DACA May Be Restored | What You Need to Know About This Recent Announcement

DACA May Be Restored | What You Need to Know About This Recent Announcement

A federal district judge recently ordered the Trump Administration to reinstate the Deferred Action for Childhood Arrivals program. This is great news for all those who depend on this program, though the future for DACA is not yet entirely clear. Please continue reading and speak with our Wisconsin immigration attorney to learn more about DACA and what the new announcement may mean for you. Here are some of the questions you may have:

What exactly is DACA?

Starting on June 12, 2012, it was announced that certain children who came to the United States illegally could request consideration of deferred action for two years. In November of 2014, DACA was expanded under the Obama Administration, eliminating the age cap and extending application deadlines. That being said, when the Trump Administration took over, DACA’s future starting to become unclear. As of October 2017, USCIS stopped accepting DACA applications and shortened the two-year extension rule to only one-year renewals of DACA status. Currently, a federal judge has ordered the DACA program to be reinstated, which, if passed into law, may allow up to 300,000 undocumented immigrants to apply for protections offered under DACA. That being said, efforts to preserve the DACA program may still fall short, as there is a 6-3 conservative Supreme Court.

How can I reapply for DACA if it is reinstated?

The first step will be determining whether you qualify. To qualify for protections offered under DACA, you will have to prove that you came to the United States before you turned 16 years old, and that you were not yet age 31 on June 15, 2012. You will also have to provide evidence showing continuous residence since June 15, 2007, and that you either entered the United States unlawfully or you fell out of status before June 15, 2012. You will either have to be in school, prove that you graduated from a high school, or have a GED. All those who have been convicted of felonies or certain misdemeanors will not qualify.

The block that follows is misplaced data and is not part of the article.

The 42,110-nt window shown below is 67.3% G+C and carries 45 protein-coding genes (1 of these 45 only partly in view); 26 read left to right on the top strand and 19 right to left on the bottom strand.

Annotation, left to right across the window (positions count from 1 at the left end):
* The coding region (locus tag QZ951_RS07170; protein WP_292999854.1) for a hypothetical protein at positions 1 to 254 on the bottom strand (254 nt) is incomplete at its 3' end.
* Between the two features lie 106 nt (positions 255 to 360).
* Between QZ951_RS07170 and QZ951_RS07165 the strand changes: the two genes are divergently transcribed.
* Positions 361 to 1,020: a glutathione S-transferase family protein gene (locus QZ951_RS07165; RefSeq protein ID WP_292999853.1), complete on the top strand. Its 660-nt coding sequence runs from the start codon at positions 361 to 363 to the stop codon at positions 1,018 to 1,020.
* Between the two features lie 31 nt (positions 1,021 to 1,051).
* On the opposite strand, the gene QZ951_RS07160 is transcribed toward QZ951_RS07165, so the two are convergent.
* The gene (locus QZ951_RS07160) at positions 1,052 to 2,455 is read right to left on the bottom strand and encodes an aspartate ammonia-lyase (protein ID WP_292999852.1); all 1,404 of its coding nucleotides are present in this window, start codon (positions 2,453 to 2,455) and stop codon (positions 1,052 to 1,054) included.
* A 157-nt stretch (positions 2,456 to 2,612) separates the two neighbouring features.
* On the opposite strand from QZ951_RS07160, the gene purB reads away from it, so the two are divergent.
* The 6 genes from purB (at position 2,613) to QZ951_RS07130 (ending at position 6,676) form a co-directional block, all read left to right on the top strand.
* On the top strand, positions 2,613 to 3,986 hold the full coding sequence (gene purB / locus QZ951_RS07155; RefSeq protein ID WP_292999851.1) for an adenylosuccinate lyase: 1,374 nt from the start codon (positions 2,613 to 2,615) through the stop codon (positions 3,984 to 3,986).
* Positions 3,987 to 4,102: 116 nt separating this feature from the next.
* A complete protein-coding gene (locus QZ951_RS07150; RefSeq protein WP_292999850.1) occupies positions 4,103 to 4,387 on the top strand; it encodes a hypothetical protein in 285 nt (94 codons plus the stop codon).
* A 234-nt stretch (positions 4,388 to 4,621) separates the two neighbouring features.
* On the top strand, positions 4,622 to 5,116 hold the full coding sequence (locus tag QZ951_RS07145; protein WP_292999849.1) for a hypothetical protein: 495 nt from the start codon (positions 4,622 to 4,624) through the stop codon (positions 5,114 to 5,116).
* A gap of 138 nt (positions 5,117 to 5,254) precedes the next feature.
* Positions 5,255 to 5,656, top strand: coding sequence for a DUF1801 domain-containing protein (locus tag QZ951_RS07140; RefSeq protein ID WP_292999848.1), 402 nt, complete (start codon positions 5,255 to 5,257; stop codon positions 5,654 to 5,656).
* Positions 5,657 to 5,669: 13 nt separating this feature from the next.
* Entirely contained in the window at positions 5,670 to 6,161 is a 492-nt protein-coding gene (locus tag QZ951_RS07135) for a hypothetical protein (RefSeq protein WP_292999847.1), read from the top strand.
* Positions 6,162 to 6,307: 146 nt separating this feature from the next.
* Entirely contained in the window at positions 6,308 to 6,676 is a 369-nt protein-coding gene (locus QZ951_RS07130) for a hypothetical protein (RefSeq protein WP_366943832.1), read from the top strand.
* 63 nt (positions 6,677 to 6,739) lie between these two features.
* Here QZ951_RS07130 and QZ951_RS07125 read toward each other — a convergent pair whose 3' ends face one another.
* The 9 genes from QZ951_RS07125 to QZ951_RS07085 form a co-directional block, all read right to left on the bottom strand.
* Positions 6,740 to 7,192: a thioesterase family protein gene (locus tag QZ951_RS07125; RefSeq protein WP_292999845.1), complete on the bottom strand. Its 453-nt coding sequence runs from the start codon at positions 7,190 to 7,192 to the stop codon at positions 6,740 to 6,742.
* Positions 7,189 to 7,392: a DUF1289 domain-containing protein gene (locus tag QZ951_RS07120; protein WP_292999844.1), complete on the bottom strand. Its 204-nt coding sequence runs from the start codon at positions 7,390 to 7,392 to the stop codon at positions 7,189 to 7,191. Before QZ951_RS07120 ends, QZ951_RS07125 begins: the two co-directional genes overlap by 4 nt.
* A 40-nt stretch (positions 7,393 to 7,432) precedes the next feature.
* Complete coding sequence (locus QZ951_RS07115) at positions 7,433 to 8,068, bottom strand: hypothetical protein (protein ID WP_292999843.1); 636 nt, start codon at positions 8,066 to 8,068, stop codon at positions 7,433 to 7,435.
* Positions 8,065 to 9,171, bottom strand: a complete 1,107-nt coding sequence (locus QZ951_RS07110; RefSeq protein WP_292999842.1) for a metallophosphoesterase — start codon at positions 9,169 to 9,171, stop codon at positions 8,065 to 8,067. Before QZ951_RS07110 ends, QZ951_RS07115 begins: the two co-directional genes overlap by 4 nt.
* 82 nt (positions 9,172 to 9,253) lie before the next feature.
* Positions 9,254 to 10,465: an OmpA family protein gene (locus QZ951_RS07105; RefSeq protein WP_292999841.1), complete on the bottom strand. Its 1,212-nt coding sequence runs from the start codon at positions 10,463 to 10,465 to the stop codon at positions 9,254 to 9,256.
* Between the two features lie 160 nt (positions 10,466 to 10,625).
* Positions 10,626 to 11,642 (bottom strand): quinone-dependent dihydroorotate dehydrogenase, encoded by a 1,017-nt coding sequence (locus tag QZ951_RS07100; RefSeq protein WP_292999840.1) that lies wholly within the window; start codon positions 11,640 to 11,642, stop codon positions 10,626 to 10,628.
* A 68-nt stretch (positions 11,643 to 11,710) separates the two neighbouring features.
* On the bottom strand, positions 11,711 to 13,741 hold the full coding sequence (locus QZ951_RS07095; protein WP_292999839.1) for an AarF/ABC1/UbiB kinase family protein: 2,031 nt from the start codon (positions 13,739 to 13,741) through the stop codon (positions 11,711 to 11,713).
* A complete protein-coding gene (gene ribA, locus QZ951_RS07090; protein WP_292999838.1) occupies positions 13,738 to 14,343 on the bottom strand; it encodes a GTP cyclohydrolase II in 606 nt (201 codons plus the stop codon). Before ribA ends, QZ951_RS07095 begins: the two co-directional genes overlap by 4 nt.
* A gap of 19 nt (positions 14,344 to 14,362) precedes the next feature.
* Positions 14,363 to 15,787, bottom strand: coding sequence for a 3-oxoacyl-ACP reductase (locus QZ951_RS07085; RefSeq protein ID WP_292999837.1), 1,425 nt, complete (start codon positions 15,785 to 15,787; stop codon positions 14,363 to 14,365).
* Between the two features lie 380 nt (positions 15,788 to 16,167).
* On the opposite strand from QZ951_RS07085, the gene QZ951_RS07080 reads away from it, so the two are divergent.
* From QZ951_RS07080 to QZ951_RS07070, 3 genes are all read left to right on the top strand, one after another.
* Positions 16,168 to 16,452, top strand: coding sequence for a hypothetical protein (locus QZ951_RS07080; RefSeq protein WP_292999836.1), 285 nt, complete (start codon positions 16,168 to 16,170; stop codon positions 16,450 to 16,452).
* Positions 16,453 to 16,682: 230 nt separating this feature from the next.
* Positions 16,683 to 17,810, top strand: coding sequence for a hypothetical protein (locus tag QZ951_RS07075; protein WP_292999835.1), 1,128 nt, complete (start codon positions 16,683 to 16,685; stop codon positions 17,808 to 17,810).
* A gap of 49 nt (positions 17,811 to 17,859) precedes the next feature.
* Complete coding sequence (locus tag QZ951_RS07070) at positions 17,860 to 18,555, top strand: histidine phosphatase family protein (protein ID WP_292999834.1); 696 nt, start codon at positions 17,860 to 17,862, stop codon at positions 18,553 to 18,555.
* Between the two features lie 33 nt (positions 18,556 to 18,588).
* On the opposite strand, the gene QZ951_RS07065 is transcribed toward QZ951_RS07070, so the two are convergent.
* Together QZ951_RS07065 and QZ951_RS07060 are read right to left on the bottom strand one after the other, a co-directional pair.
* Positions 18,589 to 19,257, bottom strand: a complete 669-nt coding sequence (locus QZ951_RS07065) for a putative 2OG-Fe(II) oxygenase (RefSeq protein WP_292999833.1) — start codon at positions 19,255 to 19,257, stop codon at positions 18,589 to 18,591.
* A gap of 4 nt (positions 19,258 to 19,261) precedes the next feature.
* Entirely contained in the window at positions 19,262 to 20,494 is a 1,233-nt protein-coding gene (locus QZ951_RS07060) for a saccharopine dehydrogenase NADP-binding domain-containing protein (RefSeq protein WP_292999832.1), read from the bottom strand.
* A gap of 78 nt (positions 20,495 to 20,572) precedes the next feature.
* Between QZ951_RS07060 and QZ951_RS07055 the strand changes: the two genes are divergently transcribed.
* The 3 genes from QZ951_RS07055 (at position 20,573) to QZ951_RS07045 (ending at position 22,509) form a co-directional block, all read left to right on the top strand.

To apply for DACA, you will have to file a Form I-821D, Consideration of Deferred Action for Childhood Arrivals with USCIS, which comes with a $450 filing fee. If you have any additional questions or you would like to learn more about the DACA program, feel free to reach out to our experienced Wisconsin immigration attorneys today. We are always here to help.

Contact our experienced Wisconsin firm

John Sesini is an experienced immigration attorney with offices in Green Bay and Milwaukee Wisconsin. Our firm understands what is at stake when it comes to immigration law matters, which is why If you have any questions, you should not hesitate to contact the Sesini Law Group, S.C., and schedule your initial consultation with our firm today.

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